THE IMPERATIVE OF MEDICAL COMMUNICATION

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THE IMPERATIVE OF MEDICAL COMMUNICATION

Category: Coursework

Subcategory: Communication

Level: College

Pages: 3

Words: 825

The Imperative of Medical Communication
Student’s Name
Institutional Affiliation
The Imperative of Medical Communication
Development of Communication within Healthcare
Communication is a fundamental aspect of healthcare delivery since it underpins all other medical interventions. The reason is that healthcare providers use communication process to gain their patient’s compliance while patients use the process to relay their stories of illness accurately to their providers. As defined by Polack and Avtgis (2011), medical communication refers to the pragmatic technique to the daily navigation through, and all the interpersonal encounters between patients and their healthcare providers. The development of communication in the healthcare field has been studied extensively for the past forty years. A report by the Agency for Healthcare Quality Research in the year 2007 stated that most people die due to misinformation rather than diseases while in the hospitals.
Communication within healthcare has evolved over the years from the time of Hippocrates (400 B.C) where healthcare providers were urged to establish trust with the patients so that they could share their problems without fear. In those days, the main method of communication was verbal where the patient had to meet the doctor face-to-face so that he or she can share his or her problems. However, in today’s world, this has greatly changed with the advancements in technology and medicine since patients can receive their treatment through media channels such as communicating over the phone, websites, and other social media platforms. The advancements in communications have also led to the advancements in the healthcare field such as the invention of ether anesthesia.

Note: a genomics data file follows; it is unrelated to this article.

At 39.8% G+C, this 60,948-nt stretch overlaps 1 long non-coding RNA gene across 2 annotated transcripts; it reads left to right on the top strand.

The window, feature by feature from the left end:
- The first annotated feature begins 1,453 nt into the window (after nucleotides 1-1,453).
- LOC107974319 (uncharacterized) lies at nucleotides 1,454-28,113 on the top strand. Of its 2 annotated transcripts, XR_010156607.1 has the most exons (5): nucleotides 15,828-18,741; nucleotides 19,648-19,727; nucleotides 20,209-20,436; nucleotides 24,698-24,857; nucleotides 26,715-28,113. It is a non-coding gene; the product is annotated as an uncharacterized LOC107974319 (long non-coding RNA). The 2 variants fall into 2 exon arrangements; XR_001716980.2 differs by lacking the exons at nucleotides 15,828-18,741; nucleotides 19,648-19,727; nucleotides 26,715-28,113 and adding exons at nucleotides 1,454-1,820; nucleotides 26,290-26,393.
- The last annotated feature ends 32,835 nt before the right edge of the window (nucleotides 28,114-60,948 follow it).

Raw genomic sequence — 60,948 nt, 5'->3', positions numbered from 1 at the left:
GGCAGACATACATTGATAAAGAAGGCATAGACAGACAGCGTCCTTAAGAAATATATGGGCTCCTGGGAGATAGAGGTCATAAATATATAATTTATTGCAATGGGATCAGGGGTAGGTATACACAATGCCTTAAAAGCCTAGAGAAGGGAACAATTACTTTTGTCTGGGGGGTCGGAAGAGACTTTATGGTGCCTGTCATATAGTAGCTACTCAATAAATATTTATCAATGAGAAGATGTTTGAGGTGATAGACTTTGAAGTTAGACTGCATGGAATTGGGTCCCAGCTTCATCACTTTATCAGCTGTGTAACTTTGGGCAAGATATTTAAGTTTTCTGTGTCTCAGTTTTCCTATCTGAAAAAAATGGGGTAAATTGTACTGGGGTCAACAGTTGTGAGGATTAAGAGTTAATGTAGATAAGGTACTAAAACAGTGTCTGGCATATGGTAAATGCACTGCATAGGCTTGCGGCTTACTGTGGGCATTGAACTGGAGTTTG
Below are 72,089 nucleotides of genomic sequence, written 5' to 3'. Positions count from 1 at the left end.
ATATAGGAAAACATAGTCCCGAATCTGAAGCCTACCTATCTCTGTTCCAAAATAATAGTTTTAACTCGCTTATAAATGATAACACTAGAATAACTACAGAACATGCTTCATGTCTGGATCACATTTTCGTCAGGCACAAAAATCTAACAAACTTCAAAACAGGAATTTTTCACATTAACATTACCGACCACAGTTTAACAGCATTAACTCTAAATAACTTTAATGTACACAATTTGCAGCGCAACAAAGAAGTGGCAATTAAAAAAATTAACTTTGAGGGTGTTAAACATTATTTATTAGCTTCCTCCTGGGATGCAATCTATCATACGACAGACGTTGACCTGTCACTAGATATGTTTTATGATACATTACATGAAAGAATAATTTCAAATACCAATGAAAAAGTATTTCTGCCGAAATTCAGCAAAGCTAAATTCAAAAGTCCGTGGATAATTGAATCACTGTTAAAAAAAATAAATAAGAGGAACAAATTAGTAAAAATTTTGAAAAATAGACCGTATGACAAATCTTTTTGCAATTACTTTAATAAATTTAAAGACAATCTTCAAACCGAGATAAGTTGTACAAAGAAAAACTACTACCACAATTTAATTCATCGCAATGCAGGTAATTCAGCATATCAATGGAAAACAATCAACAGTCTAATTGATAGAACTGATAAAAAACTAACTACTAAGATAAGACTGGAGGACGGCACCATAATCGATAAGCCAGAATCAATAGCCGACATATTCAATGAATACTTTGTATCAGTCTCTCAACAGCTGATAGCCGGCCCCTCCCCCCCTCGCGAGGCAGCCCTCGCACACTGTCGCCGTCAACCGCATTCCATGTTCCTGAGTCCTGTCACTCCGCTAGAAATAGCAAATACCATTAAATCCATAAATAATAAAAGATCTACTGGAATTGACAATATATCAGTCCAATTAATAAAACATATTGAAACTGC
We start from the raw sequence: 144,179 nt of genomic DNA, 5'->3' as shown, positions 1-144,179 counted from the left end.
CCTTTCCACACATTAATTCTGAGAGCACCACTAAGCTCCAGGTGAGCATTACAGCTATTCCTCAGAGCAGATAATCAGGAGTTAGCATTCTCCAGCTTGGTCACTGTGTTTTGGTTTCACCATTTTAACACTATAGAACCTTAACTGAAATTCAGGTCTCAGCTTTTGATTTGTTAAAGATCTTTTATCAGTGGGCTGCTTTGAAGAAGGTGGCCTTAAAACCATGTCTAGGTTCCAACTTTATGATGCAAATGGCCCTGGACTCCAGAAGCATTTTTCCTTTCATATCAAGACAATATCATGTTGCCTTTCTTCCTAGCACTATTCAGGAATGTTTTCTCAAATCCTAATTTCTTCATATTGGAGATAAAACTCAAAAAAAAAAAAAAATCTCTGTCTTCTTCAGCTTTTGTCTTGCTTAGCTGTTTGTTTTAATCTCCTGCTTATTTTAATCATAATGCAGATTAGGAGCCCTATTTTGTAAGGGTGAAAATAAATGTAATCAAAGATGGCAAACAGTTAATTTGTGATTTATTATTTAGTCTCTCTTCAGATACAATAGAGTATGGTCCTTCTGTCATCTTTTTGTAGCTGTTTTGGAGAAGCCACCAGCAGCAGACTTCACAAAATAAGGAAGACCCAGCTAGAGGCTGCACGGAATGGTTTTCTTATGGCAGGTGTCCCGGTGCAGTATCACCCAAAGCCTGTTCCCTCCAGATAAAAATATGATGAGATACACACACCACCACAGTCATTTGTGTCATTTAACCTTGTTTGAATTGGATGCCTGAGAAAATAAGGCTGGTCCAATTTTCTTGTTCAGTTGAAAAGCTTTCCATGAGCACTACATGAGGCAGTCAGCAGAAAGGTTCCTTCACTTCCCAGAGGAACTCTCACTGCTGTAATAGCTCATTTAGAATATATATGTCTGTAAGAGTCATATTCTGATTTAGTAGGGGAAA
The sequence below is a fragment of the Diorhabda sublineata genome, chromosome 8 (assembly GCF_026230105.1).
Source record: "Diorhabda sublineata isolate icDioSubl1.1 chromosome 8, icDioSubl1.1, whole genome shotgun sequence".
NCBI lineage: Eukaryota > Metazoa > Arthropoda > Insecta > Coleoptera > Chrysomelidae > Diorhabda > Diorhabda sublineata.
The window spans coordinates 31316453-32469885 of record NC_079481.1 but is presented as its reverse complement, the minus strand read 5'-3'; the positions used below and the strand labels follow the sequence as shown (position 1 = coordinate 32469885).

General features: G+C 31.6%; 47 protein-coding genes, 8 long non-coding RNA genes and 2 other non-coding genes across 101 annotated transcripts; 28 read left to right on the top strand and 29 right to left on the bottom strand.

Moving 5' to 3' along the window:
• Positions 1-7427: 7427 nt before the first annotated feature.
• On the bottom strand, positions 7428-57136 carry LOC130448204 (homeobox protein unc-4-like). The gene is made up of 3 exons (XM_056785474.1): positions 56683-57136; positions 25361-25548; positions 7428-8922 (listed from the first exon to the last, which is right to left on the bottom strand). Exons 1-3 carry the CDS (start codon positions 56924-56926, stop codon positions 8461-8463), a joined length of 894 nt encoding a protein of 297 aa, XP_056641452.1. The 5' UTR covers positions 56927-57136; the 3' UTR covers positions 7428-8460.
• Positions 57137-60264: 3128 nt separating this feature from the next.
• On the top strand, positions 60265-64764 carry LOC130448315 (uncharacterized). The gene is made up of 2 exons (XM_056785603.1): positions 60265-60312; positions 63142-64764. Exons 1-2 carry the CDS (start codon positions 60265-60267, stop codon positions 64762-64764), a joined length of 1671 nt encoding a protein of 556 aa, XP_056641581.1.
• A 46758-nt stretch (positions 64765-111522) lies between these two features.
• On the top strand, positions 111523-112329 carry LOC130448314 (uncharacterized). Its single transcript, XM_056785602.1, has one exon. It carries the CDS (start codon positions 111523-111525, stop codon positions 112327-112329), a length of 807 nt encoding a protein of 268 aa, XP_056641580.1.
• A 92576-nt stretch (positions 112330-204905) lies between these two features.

In the healthcare field, there are two main models of communication used. These models of communication have been developed for the past 50-plus years. The first one is the AMCR or the Source Message Channel Receiver Model that was developed and improved by David Berlo in 1960. It includes elements of the person or the source that creates or encodes the message, and the receiver or the individual who receives the sent message and decodes its meaning. This communication model has been used within the healthcare field for more than 60 years and has proved to be very effective. The other model of communication which is the most recent in this field is the McCroskey Model that was developed in 1968. The model incorporates the aspects of SMCR as well as the concept of feedback and noise. According to this model, noise is a component of the communication process that occurs before or after a particular communication. Other scholars argue that noise distorts the communication process though this model asserts that it is an element of communication. Feedback, on the other hand, reflects the information that is sent in reaction to a decoded message.
The Concept of Uncertainty Management and why it is Meaningful in Healthcare